Each of us has a signature look. It doesn’t matter how much or how little one cares about one’s appearance. We all have a combined set of personal aesthetic choices based on styling, grooming, clothing, and other rituals we perform at home with elements common to our day-to-day presentation that others can identify with us. This can change more frequently as we grow from teenagers into full-fledged adults, and the frequency and/or severity of adjustments may level off at some point. Depending on how style-conscious we may be, a slow, steady evolution of one’s look may be something that continues throughout our lives. My own personal presentation has remained fairly constant over the past ten years or so, though my previously scruffy face remained clean-shaven for all of 2021 as a kind of symbolic break from the past in my first full calendar year of sobriety since the 1990s. I hope to celebrate two years in less than two weeks.
In another, earlier stab at reinvention, I had once shaved all of my hair off as a teenager upon my family’s relocation to Florida following my high school graduation. This wasn’t completely out-of-the-blue. Shortly after moving, I had stopped into a 7-Eleven convenience store near Ft. Myers Beach to buy a Slurpee along with some snacks and magazines. This store didn’t stock Billboard, which would have been my first choice as the eternal music lover I am, but they did have Spin, of which I was also a fan. I also bought a magazine like Us or People, though I can’t remember exactly which one. I was hungry to read about any current pop culture trends or celebrity news as an escape from my sense of isolation in this new environment, having been basically yanked away from my friends and support system back in Michigan before starting college that fall, for which I was still very excited.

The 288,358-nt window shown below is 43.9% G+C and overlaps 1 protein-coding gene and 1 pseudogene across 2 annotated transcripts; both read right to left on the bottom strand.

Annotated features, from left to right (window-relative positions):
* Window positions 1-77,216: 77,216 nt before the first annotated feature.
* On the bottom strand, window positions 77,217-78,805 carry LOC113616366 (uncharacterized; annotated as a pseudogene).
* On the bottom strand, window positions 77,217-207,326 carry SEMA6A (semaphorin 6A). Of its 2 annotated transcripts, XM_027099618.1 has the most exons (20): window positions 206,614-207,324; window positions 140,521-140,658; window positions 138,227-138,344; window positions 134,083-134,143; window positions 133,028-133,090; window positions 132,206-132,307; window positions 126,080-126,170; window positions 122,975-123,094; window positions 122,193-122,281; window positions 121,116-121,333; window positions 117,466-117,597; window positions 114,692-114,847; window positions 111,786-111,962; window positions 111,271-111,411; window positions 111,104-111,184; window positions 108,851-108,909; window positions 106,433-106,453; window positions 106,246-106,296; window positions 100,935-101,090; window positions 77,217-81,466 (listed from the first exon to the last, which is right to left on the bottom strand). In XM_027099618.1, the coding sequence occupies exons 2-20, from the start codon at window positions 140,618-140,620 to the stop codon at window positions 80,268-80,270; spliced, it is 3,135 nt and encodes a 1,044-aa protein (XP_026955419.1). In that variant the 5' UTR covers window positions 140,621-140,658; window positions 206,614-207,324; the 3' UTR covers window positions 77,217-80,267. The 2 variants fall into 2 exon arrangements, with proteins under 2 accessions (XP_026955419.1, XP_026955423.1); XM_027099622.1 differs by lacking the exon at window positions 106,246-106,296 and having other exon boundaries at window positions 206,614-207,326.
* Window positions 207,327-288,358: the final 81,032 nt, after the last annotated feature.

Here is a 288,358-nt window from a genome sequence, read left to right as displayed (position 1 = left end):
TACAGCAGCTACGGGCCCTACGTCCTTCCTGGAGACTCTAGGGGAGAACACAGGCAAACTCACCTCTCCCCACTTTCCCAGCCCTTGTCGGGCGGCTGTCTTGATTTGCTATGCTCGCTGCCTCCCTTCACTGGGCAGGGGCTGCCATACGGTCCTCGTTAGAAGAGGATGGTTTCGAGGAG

In one of those magazines was an article featuring pictures of a fashion show in which celebrities walked a catwalk for charity. In the magazine were pictures of Daryl Hannah, RuPaul (my first time ever reading about them), and a tanned, bald-shaven, and suave-looking Billy Zane. About the latter, and though I had no idea who he was at the time, I said to myself: That is a handsome man, and that bald thing might be for me. Telly Savalas was another other example of a famous, brownish-skinned man who had rocked this look very well, and so I gave myself permission to shave off my then-signature curls and go for it.
This was at a time in the early ’90s when very few guys were doing this, versus now, where it’s the go-to for many of us losing our hair and uninterested in Rogaine, Bosley, or other such treatments. Fortunately, I’ve always liked the way I look sans hair, but at the time, I remember one salesperson at a clothing store at the Edison Mall referring to me audibly as “Sinead O’Connor-lookin’ m***** f*****”. I left without making a purchase. I wonder if that guy’s general rudeness ended up costing him that job at some point.